Turbocharged JavaScript refactoring with codemods — Airbnb Engineering & Data Science

By Joe Lencioni

It is fun to plant and harvest new crops in my garden, but I’ll eventually wake up to a mess if I don’t regularly weed. While each weed isn’t a problem by itself, they combine forces to choke the system. Working in a weed-free garden is a productive pleasure. Codebases are like this too.

I also don’t enjoy weeding, so I forget to and end up in trouble. Thankfully, in coding, we have great tools like ESLint and SCSS-Lint to ensure that we weed as we go. However, if we find large chunks of legacy code that deserve attention, we can be overwhelmed by the thought of manually tweaking a million spaces here and a gazillion dangling commas there.

Millions of lines of JavaScript have been checked into source control at Airbnb over the past 8 years; meanwhile, frontend Web development has evolved dramatically. Features, frameworks, and even JavaScript itself are moving targets — although following a good style guide from the get-go will help minimize this kind of pain, it is easy to end up with a codebase that no longer follows current “best practices”. Each small inconsistency is like a little weed, waiting to be plucked to make room for something beneficial and pave the way for a more productive team. Look at the shape our garden was in:

Before codemods

I’m obsessed with making the team faster and know that consistent code and information from linters tightens up feedback loops and reduces communication overhead. We recently started a weeding project to prepare a lot of old JavaScript to follow our style guide and enable our linters in more places. Doing all of the work by hand is pretty tedious and time-consuming, so we looked for tools to automate some of it. Although eslint —fix is a great starting point, it is currently limited in what it can fix. They’ve recently started accepting pull requests for auto fixing any rule, and efforts are underway to implement a Concrete Syntax Tree (CST) for JavaScript, but it will take some time before that is well-integrated. Thankfully, we found Facebook’s jscodeshift, which is a toolkit for codemods (codemods are tools that assist large-scale, partially automatable codebase refactoring). If a codebase is a garden, jscodeshift is a robo gardener.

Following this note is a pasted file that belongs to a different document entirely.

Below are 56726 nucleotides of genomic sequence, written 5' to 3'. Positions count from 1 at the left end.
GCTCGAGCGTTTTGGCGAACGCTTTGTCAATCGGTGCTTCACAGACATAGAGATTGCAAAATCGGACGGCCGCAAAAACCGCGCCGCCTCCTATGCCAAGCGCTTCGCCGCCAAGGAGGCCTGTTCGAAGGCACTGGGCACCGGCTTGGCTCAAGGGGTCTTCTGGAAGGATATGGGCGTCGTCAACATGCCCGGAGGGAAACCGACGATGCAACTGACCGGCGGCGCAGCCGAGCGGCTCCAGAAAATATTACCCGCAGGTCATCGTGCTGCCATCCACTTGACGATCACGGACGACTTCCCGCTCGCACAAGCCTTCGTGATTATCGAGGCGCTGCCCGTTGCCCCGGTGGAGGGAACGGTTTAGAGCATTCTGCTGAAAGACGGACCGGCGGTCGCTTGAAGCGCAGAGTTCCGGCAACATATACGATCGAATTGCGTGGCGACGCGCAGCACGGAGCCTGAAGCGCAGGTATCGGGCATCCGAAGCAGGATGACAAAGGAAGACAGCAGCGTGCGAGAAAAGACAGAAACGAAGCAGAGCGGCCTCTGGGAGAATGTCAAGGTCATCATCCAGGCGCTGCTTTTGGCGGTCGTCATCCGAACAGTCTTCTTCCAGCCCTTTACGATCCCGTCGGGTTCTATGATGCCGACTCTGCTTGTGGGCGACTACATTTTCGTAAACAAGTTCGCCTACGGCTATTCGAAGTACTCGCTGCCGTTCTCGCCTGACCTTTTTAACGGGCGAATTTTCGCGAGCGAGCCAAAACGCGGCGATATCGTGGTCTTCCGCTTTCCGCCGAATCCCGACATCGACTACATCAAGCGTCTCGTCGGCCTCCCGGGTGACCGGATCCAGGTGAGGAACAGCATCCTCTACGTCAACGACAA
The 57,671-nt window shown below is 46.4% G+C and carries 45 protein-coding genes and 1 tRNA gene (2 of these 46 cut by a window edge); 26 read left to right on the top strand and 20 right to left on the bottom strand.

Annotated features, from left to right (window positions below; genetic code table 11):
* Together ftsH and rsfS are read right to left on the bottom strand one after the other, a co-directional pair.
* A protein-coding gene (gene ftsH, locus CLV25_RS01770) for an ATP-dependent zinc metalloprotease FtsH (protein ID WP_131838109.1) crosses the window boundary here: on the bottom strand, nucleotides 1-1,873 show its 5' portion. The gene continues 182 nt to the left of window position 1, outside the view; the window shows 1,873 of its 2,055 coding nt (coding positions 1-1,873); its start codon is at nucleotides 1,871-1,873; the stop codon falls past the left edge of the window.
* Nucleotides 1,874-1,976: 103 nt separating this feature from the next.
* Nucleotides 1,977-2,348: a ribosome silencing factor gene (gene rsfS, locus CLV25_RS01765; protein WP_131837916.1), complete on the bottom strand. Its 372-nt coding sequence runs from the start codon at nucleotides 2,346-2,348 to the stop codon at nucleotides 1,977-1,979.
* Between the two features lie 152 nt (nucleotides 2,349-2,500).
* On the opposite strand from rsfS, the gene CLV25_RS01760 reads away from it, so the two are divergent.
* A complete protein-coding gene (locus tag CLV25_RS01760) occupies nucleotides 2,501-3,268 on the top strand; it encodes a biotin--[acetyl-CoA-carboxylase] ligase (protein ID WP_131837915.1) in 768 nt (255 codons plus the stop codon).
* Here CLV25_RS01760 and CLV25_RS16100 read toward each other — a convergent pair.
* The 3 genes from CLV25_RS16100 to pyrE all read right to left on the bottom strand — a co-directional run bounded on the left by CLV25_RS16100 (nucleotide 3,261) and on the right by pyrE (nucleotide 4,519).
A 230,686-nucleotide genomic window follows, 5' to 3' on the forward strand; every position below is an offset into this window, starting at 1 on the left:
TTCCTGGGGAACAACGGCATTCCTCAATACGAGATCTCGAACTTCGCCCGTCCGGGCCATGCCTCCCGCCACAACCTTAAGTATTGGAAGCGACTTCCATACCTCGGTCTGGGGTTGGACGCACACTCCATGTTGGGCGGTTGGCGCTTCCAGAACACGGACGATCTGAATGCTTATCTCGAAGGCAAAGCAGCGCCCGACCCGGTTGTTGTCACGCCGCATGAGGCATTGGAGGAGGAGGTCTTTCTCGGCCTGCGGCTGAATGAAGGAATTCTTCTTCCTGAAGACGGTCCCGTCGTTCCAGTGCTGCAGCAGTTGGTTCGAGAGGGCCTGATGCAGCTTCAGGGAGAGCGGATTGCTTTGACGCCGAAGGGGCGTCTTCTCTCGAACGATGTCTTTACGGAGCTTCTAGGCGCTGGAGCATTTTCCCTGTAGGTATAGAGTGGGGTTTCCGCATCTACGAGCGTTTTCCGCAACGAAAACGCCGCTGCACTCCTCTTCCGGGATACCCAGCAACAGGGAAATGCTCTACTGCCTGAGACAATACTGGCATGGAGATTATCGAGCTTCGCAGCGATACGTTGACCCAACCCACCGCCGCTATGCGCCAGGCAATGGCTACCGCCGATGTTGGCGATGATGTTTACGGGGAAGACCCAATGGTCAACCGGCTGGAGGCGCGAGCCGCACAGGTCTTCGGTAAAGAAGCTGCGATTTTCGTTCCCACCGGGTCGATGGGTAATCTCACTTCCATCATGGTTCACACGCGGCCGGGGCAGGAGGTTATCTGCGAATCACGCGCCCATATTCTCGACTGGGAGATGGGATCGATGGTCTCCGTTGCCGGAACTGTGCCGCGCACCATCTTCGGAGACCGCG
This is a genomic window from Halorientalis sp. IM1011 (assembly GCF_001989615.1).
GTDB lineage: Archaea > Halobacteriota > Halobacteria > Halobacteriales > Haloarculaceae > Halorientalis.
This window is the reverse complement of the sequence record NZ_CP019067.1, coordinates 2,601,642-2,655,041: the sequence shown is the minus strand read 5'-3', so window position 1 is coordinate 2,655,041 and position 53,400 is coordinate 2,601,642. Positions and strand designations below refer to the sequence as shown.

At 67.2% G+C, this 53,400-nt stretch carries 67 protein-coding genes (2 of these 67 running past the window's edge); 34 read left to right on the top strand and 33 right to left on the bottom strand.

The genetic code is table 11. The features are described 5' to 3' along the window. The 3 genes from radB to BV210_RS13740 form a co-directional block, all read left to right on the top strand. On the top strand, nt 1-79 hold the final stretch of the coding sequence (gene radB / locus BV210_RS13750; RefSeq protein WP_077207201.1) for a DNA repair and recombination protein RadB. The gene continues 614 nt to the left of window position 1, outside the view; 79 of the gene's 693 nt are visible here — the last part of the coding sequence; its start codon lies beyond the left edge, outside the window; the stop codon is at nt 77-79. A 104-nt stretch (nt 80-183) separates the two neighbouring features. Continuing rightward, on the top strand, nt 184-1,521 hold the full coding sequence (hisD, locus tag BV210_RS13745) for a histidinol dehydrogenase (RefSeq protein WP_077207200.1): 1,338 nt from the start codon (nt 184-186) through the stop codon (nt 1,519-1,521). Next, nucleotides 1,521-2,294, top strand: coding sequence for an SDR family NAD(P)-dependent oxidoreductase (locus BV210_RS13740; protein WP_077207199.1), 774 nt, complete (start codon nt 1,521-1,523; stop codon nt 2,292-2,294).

This tool parses JavaScript into an Abstract Syntax Tree (AST), applies transformations, and writes out the modified JavaScript while matching local coding style. The transformations themselves are written in JavaScript, which makes this tool pretty accessible for our team. Finding or inventing the transformations we need accelerates mundane refactoring, which helps our team focus on more meaningful work.

After running a few codemods, our garden looks a little better:

After codemods

Tactics

Since most codemods take less than a minute with thousands of files, I find that codemodding is a great side-task while I wait for something on my main thread (e.g. code review). This helps maximize my productivity while making progress on bigger or more important projects.

The main challenges I’ve run into while working on large-scale refactorings usually revolve around the 4 C’s: Communication, Correctness, Code reviews, and (merge) Conflicts. I’ve used some of the following tactics to help minimize these challenges.
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